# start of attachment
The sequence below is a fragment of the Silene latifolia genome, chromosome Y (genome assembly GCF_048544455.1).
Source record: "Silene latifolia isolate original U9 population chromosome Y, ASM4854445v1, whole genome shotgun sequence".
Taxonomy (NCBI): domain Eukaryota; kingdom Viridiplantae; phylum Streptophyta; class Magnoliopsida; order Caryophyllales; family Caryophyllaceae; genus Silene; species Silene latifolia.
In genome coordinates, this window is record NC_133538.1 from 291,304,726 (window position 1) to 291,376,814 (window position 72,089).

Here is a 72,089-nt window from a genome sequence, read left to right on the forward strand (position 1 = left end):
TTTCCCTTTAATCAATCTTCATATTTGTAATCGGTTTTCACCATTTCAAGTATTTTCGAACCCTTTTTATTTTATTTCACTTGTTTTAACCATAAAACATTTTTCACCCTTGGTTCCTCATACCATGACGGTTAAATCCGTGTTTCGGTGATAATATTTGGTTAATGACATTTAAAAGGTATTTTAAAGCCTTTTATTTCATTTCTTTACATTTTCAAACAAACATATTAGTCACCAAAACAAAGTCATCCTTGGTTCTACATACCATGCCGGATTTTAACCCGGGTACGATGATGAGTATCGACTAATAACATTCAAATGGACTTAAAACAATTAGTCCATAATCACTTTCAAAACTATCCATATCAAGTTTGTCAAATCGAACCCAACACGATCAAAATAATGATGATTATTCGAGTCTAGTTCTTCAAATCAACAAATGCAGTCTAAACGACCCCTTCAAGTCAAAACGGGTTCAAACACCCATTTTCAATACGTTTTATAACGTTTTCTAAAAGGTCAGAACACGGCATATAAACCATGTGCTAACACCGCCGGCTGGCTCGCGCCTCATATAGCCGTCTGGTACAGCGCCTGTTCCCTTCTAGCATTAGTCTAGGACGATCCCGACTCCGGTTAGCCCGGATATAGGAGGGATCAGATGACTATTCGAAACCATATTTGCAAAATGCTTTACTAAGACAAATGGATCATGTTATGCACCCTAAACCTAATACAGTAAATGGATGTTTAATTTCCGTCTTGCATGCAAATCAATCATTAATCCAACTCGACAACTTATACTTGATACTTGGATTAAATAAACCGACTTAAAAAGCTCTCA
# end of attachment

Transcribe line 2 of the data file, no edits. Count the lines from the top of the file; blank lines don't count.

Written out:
Source record: "Silene latifolia isolate original U9 population chromosome Y, ASM4854445v1, whole genome shotgun sequence".